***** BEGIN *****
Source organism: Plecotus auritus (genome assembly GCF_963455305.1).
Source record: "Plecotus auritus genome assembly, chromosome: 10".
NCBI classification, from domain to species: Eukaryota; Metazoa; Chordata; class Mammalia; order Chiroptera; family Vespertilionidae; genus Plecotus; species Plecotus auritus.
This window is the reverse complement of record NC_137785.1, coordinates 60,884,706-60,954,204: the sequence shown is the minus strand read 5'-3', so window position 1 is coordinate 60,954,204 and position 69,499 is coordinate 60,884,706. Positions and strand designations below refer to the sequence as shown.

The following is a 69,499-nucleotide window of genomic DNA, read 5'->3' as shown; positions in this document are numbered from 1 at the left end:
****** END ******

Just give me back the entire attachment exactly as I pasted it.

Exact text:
Source organism: Plecotus auritus (genome assembly GCF_963455305.1).
Source record: "Plecotus auritus genome assembly, chromosome: 10".
NCBI classification, from domain to species: Eukaryota; Metazoa; Chordata; class Mammalia; order Chiroptera; family Vespertilionidae; genus Plecotus; species Plecotus auritus.
This window is the reverse complement of record NC_137785.1, coordinates 60,884,706-60,954,204: the sequence shown is the minus strand read 5'-3', so window position 1 is coordinate 60,954,204 and position 69,499 is coordinate 60,884,706. Positions and strand designations below refer to the sequence as shown.

The following is a 69,499-nucleotide window of genomic DNA, read 5'->3' as shown; positions in this document are numbered from 1 at the left end: